Ken Gass walks away from Factory Theatre for good
It appears the Ken Gass/Factory Theatre saga has come to a close. In a press release, Gass, who founded the theatre in 1970 and returned to save it from insolvency in 1996, put an end to the months-long ordeal:
While I am extremely grateful for the huge outpouring of support I have received from the community, I wish to now state firmly and unequivocally, that under no circumstances in the foreseeable future will I consider returning to the Factory Theatre, either as artistic director or in any other capacity.
A recap: On June 14 of this year, in a surprise to many in Toronto’s theatre community, Ken Gass was terminated as Factory’s artistic director, a move he alleges was due to a disagreement with the theatre’s board of directors over planned renovations to the heritage space. Unsurprisingly, the Factory veteran didn’t take the decision lightly: after little more than a month, he was planning legal action, citing “issues of accountability” and stating that “the irregularities in the termination process [were] huge.” A petition to boycott the Gass-less Factory had also circulated by that point, with Toronto heavyweights such as Atom Egoyan and Lloyd and Nancy Robertson adding their signatures to approximately 4,000 others. In August, overtures Gass had made toward the board were rebuffed; an unsuccessful attempt at mediation over the past two weeks became the final straw. “I believe further divisiveness around the Factory itself will only have a detrimental effect on the future of the company,” he said in the release. Nina Lee Aquino and Nigel Shawn Williams will take over artistic director duties in the interim. Gass intends to move on to new projects at the Canadian Rep Theatre, which he founded in the ’80s.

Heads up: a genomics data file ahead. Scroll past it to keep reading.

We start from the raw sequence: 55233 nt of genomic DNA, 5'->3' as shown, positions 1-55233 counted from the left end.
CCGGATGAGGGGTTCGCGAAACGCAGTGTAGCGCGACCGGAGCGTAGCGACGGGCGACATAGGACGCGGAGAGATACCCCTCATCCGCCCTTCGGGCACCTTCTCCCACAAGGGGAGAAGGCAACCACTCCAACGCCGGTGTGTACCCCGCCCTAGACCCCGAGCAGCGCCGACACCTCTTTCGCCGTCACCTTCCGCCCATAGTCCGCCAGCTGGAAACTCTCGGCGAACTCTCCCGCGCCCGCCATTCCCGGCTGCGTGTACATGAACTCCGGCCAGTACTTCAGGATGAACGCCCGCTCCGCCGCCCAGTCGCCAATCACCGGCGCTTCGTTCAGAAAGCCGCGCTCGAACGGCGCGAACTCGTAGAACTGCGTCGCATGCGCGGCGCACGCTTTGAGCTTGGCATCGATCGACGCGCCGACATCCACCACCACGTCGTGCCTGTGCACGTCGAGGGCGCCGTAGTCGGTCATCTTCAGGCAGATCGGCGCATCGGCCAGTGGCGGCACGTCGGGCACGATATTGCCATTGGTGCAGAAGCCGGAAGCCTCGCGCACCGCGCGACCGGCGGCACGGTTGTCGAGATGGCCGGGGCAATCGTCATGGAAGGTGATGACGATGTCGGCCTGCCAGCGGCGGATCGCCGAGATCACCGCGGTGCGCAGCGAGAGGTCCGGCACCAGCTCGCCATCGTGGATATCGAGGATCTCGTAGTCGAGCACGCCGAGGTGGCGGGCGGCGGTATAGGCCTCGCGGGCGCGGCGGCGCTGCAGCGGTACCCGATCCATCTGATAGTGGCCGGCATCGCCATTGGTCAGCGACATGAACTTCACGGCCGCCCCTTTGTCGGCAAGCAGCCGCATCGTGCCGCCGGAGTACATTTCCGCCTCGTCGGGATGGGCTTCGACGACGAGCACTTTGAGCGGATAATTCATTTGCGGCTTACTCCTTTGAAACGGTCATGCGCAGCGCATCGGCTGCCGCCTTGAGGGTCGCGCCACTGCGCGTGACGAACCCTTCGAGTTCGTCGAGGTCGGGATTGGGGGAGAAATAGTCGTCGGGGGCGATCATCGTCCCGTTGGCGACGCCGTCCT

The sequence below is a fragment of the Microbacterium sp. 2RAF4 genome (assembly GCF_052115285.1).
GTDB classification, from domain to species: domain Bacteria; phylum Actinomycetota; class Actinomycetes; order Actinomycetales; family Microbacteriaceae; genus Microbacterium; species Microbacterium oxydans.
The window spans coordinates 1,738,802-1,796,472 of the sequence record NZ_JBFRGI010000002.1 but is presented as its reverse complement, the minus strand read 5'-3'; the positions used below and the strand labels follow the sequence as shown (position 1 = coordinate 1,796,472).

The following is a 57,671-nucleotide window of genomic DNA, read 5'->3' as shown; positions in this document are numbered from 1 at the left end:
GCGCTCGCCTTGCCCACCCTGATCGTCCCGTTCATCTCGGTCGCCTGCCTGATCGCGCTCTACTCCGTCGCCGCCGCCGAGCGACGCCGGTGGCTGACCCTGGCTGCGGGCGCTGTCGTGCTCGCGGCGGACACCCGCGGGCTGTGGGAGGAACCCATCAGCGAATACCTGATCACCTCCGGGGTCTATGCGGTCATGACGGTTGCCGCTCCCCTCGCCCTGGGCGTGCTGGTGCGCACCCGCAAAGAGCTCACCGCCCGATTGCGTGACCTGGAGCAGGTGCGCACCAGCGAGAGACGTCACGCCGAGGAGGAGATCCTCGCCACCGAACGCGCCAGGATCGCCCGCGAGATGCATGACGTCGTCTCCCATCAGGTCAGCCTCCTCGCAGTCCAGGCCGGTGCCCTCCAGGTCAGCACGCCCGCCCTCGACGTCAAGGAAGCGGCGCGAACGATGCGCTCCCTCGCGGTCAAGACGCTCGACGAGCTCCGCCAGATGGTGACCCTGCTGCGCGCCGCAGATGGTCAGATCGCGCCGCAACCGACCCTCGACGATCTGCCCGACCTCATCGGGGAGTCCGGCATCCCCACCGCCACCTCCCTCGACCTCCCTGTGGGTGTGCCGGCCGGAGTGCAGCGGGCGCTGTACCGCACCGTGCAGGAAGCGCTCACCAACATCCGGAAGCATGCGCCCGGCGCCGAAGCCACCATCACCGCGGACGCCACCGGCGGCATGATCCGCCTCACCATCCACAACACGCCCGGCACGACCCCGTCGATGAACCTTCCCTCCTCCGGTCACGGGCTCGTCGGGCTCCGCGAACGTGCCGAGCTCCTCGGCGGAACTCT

One thought on “Ken Gass walks away from Factory Theatre for good”
It won’t be over until this board resigns. I have heard from many people who intend to keep boycotting. These nine individuals cannot be allowed to run this theatre, determine its direction or hire its new artistic head. They are not equipped for the job. And they don’t have the trust of the people they should be answerable to – neither the artistic community, nor the theatre’s audience. Stay away until they GO away!
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